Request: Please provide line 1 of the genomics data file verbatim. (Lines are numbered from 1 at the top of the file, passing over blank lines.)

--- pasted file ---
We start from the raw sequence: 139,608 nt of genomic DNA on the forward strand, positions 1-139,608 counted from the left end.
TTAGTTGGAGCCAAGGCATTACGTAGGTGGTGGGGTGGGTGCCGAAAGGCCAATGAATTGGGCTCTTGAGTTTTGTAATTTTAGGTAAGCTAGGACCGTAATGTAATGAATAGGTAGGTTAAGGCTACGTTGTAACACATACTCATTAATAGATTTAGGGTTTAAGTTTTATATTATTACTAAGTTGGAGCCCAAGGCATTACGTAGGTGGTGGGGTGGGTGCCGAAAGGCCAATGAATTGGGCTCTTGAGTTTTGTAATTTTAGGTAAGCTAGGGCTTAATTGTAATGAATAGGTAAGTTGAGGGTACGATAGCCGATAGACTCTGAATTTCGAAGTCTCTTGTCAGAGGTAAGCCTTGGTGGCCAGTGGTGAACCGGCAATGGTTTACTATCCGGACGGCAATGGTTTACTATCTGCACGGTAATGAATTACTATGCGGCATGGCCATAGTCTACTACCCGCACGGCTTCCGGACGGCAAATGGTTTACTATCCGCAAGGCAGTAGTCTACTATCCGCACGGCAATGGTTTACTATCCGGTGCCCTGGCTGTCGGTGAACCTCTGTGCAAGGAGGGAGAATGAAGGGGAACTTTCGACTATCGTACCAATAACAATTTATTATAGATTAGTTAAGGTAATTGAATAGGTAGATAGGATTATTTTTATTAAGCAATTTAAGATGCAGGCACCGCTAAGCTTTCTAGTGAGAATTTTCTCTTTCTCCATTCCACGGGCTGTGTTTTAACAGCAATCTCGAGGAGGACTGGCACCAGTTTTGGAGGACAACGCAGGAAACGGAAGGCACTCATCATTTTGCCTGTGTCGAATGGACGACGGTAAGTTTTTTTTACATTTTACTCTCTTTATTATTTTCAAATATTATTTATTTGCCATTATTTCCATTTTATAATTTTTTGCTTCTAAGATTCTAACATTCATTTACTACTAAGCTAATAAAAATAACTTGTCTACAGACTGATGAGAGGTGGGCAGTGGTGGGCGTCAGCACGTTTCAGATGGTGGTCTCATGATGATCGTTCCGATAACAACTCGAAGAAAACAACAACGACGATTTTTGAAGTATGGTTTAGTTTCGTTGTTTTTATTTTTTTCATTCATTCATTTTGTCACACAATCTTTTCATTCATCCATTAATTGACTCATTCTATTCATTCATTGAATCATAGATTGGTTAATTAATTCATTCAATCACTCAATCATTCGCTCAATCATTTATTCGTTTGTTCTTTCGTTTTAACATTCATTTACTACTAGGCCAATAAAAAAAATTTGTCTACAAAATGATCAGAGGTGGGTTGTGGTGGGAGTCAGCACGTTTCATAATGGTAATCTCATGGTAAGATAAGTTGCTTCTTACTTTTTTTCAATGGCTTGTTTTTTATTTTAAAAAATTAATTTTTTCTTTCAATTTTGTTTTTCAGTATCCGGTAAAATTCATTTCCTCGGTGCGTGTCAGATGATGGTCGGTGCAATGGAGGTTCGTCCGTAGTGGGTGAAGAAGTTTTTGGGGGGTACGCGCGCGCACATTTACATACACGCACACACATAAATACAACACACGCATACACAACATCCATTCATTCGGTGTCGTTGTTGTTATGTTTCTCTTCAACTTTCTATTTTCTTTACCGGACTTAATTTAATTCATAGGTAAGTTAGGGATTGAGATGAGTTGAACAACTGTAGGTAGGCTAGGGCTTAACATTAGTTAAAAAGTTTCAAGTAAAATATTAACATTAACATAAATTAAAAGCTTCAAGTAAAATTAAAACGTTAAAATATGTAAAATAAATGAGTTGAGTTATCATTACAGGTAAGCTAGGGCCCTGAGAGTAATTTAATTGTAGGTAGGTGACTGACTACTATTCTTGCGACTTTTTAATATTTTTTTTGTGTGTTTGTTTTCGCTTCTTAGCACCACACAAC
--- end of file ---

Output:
We start from the raw sequence: 139,608 nt of genomic DNA on the forward strand, positions 1-139,608 counted from the left end.